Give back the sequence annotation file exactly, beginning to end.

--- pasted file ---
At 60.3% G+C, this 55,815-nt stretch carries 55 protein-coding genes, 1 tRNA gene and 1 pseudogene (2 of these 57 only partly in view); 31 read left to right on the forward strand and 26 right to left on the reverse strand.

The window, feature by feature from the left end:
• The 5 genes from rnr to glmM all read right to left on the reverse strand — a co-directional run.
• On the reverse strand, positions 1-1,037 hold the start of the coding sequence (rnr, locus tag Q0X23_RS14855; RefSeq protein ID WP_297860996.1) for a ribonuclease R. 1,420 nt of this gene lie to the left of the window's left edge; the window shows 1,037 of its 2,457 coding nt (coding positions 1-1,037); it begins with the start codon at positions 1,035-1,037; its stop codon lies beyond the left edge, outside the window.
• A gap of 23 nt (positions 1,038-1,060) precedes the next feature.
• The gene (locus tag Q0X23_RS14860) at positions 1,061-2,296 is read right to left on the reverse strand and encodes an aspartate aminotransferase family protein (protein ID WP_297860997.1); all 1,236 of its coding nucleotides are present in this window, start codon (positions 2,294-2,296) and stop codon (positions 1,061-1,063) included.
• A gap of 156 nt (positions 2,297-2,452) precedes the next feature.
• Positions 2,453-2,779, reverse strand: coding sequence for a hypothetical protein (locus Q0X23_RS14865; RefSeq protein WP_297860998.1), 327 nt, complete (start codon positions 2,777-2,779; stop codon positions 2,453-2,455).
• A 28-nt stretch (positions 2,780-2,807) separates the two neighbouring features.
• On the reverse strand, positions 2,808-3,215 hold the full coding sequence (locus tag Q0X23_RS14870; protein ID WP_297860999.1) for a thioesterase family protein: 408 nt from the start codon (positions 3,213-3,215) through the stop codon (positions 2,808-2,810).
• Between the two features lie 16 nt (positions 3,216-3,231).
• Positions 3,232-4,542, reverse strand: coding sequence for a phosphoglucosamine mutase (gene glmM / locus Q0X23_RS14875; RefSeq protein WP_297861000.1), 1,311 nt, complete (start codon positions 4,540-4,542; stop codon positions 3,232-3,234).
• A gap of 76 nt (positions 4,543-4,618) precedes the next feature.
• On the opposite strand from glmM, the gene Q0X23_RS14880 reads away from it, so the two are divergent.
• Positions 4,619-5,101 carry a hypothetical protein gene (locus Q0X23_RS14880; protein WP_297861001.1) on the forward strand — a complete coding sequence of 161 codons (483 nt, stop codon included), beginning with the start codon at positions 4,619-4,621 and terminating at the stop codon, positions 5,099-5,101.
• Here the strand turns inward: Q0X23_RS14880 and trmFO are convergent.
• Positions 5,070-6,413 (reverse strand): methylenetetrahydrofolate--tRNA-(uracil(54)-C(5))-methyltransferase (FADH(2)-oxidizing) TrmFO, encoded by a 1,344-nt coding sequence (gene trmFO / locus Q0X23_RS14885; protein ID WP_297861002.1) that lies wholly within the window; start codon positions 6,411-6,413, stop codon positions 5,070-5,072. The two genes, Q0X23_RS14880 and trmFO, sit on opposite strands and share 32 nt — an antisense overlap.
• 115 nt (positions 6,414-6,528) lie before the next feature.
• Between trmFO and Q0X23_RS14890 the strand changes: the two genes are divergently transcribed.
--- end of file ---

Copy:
At 60.3% G+C, this 55,815-nt stretch carries 55 protein-coding genes, 1 tRNA gene and 1 pseudogene (2 of these 57 only partly in view); 31 read left to right on the forward strand and 26 right to left on the reverse strand.

The window, feature by feature from the left end:
• The 5 genes from rnr to glmM all read right to left on the reverse strand — a co-directional run.
• On the reverse strand, positions 1-1,037 hold the start of the coding sequence (rnr, locus tag Q0X23_RS14855; RefSeq protein ID WP_297860996.1) for a ribonuclease R. 1,420 nt of this gene lie to the left of the window's left edge; the window shows 1,037 of its 2,457 coding nt (coding positions 1-1,037); it begins with the start codon at positions 1,035-1,037; its stop codon lies beyond the left edge, outside the window.
• A gap of 23 nt (positions 1,038-1,060) precedes the next feature.
• The gene (locus tag Q0X23_RS14860) at positions 1,061-2,296 is read right to left on the reverse strand and encodes an aspartate aminotransferase family protein (protein ID WP_297860997.1); all 1,236 of its coding nucleotides are present in this window, start codon (positions 2,294-2,296) and stop codon (positions 1,061-1,063) included.
• A gap of 156 nt (positions 2,297-2,452) precedes the next feature.
• Positions 2,453-2,779, reverse strand: coding sequence for a hypothetical protein (locus Q0X23_RS14865; RefSeq protein WP_297860998.1), 327 nt, complete (start codon positions 2,777-2,779; stop codon positions 2,453-2,455).
• A 28-nt stretch (positions 2,780-2,807) separates the two neighbouring features.
• On the reverse strand, positions 2,808-3,215 hold the full coding sequence (locus tag Q0X23_RS14870; protein ID WP_297860999.1) for a thioesterase family protein: 408 nt from the start codon (positions 3,213-3,215) through the stop codon (positions 2,808-2,810).
• Between the two features lie 16 nt (positions 3,216-3,231).
• Positions 3,232-4,542, reverse strand: coding sequence for a phosphoglucosamine mutase (gene glmM / locus Q0X23_RS14875; RefSeq protein WP_297861000.1), 1,311 nt, complete (start codon positions 4,540-4,542; stop codon positions 3,232-3,234).
• A gap of 76 nt (positions 4,543-4,618) precedes the next feature.
• On the opposite strand from glmM, the gene Q0X23_RS14880 reads away from it, so the two are divergent.
• Positions 4,619-5,101 carry a hypothetical protein gene (locus Q0X23_RS14880; protein WP_297861001.1) on the forward strand — a complete coding sequence of 161 codons (483 nt, stop codon included), beginning with the start codon at positions 4,619-4,621 and terminating at the stop codon, positions 5,099-5,101.
• Here the strand turns inward: Q0X23_RS14880 and trmFO are convergent.
• Positions 5,070-6,413 (reverse strand): methylenetetrahydrofolate--tRNA-(uracil(54)-C(5))-methyltransferase (FADH(2)-oxidizing) TrmFO, encoded by a 1,344-nt coding sequence (gene trmFO / locus Q0X23_RS14885; protein ID WP_297861002.1) that lies wholly within the window; start codon positions 6,411-6,413, stop codon positions 5,070-5,072. The two genes, Q0X23_RS14880 and trmFO, sit on opposite strands and share 32 nt — an antisense overlap.
• 115 nt (positions 6,414-6,528) lie before the next feature.
• Between trmFO and Q0X23_RS14890 the strand changes: the two genes are divergently transcribed.